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Nissan Sunderland: where East meets West

By raccars Published

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Nissan is fuelling record growth in the UK automotive industry. Here's how.

British car brands are experiencing unprecedented success, but the biggest car manufacturing plant in the UK belongs to Nissan. 799 acres in Sunderland, to be specific, where 60 cars are completed every hour. A third of all British manufactured cars are made in the Nissan Sunderland plant, nearly half a million vehicles per year. And four out of five of these are destined for export to 130 different countries.

The plant will have been open for three decades this year, and has made about eight and a half million cars since Baroness Thatcher inaugurated it in 1986. Nissan has just announced that it plans to invest another £26.5 million to expand its battery making division. Nissan is therefore also vitally important to the job market in the UK, employing 6,700 staff directly and providing work for 27,000 more in its supply chain.

The home of the Nissan Qashqai, Juke and Leaf

The plant makes some of Nissan's key models, particularly the super successful Qashqai crossover and its little brother, the Juke. Nissan's electric Leaf model and its fuel cells are made in Sunderland and Nissan's luxury sub-band Infiniti also makes its Q30 hatchback in Sunderland.

Nissan's success in Sunderland is all down to a Hercule Poirot-esque insistence upon order and method. Every part of the vehicle construction process is automated but the firm also relies upon a symbiotic relationship between its machinery and a skilled workforce. The cars roll at a slow but steady speed along the three mile production line, following a split second schedule. On average the Sunderland plant works at 95 per cent capacity.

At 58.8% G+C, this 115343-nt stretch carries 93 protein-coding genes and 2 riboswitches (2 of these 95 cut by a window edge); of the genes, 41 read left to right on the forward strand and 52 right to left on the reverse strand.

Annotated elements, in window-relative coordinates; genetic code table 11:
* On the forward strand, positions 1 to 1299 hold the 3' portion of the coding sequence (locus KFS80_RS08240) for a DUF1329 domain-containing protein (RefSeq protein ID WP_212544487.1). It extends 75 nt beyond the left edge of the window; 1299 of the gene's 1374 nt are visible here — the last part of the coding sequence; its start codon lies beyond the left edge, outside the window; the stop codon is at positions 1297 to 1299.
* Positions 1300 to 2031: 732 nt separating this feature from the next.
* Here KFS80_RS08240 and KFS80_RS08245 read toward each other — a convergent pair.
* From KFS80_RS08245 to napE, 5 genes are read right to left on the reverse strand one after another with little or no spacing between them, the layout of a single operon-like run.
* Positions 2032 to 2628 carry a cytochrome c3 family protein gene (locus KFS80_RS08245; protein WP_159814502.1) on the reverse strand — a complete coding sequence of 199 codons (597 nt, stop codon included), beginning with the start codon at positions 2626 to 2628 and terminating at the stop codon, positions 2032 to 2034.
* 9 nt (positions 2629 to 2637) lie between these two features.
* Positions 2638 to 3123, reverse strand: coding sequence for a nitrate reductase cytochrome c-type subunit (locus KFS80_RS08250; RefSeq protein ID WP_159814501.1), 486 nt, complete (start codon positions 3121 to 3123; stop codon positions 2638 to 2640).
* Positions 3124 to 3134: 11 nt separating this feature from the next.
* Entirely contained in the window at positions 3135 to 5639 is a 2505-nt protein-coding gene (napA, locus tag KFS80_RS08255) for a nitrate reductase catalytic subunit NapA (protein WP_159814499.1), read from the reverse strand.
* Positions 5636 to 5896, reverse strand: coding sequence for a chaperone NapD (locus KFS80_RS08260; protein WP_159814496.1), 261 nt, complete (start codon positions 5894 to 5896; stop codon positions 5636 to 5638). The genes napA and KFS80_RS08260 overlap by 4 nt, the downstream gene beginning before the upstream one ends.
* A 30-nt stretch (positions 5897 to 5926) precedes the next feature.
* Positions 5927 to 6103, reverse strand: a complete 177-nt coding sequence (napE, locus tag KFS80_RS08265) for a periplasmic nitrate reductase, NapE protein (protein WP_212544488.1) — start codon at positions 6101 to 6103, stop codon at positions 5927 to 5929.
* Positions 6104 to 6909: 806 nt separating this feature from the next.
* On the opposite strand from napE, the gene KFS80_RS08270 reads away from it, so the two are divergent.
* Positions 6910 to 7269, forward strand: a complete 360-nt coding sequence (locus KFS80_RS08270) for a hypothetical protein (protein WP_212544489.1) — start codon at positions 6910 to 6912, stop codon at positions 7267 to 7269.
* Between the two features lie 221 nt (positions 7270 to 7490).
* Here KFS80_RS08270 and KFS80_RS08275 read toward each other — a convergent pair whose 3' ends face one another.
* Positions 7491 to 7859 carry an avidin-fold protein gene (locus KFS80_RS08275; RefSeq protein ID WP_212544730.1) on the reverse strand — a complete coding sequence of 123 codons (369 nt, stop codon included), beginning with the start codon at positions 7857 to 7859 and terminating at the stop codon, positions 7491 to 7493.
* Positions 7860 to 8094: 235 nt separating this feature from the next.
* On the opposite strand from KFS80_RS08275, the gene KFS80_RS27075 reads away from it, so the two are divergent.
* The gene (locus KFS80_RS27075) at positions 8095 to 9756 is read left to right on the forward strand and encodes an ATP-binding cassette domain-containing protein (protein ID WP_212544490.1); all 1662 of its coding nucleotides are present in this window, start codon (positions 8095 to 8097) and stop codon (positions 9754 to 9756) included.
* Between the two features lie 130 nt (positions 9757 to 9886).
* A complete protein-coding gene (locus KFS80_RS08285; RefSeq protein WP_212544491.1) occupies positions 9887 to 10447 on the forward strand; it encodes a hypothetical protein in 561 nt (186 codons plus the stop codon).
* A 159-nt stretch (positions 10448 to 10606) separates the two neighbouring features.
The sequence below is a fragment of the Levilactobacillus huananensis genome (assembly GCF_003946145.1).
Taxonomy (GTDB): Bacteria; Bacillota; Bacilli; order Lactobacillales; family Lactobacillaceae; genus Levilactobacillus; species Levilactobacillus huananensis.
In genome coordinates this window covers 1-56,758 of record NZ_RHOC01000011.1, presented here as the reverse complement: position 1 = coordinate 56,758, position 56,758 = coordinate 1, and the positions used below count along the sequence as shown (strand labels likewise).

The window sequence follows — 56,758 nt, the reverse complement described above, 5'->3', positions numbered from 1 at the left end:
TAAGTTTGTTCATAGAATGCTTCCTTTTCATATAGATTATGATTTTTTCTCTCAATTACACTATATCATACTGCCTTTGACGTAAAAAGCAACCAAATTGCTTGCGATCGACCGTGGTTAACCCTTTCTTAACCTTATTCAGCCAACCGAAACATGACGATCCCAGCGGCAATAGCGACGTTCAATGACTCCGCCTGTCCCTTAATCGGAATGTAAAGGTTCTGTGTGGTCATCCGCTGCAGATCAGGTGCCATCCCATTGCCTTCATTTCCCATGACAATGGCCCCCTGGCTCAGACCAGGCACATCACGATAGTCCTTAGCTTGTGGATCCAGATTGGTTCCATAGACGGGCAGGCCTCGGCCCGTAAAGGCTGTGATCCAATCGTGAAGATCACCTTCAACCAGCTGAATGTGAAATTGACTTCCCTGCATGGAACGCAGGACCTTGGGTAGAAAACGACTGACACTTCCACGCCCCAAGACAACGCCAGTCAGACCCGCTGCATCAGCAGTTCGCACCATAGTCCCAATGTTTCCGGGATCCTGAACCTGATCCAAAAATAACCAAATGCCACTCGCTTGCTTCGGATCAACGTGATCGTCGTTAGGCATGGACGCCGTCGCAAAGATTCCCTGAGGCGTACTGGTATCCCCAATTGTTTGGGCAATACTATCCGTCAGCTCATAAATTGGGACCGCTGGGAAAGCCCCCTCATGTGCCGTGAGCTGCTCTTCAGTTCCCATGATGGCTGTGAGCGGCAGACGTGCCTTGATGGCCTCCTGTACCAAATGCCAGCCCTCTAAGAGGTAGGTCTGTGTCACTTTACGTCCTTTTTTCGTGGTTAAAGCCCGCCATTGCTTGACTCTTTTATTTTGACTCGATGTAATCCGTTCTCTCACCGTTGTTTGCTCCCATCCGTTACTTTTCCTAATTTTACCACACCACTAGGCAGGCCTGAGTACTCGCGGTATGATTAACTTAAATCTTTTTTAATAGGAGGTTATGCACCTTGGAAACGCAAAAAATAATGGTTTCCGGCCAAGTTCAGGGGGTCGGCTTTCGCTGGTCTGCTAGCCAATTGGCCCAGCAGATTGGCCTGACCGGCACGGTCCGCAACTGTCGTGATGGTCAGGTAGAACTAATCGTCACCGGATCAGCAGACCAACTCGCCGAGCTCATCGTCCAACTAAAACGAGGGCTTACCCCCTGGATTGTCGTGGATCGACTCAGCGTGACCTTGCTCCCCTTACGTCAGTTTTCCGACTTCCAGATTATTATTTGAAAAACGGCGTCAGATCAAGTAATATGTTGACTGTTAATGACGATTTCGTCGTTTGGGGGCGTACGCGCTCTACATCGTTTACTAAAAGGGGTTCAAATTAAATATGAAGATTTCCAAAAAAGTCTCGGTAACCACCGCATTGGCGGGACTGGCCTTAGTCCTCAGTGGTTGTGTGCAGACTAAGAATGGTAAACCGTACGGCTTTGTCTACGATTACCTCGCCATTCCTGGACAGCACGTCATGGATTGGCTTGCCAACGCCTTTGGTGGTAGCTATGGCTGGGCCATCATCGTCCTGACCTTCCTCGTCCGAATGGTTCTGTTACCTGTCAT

The build process for every Nissan Qashqai requires 828 robots, completing 3,367 welds. Each car needs 10.5 litres of paint, which dries within two hours. There are 1,700 mechanics working on the final assembly, each of whom complete their assigned task in one minute. Screens around the plant measure how efficiently each production line is performing.

Japanese philosophy

The workforce has been trained in the Japanese philosophy of Kaizen, a commitment to constant improvement in one's work. This Eastern philosophy has apparently been welcomed by the local workers, as part of the process sees improvements acknowledged and results measured. The workforce has assimilated the notion that success means a commitment to advancing.

Among the staff are members of an elected council, in German co-operative style. A supervisor or 'managing director' is appointed to each zone, who is given quite far-ranging authority to hire and fire as necessary. Part of Nissan's incentive programme includes rewarding its workers with generous pay rises - 3 per cent above the annual inflation rate. The result is productivity one and a half times higher than the average car manufacturing facility.

The philosophical approach includes signs around the plant detailing the Japanese theory of Douki Seisan, which espouses the policy of a high quality output made in a timely and orderly fashion. Another working philosophy to which the Sunderland staff adhere is Genba Kanri, a system of staff management whereby daily practices account for business success.

Where East meets West

It's this melding of Eastern philosophy and efficiency with Western craftsmanship that has put Nissan at the forefront of car manufacturing in the UK. The spiritual approach could provoke mirth among the down-to-Earth northern folk when they enter the factory but it's hard to argue with the results. If British car makers of the past such as Rover, British Leyland and even the likes of Jaguar, which are now foreign owned, had had access to this approach, the landscape of the UK's manufacturing industry may have looked very different today.

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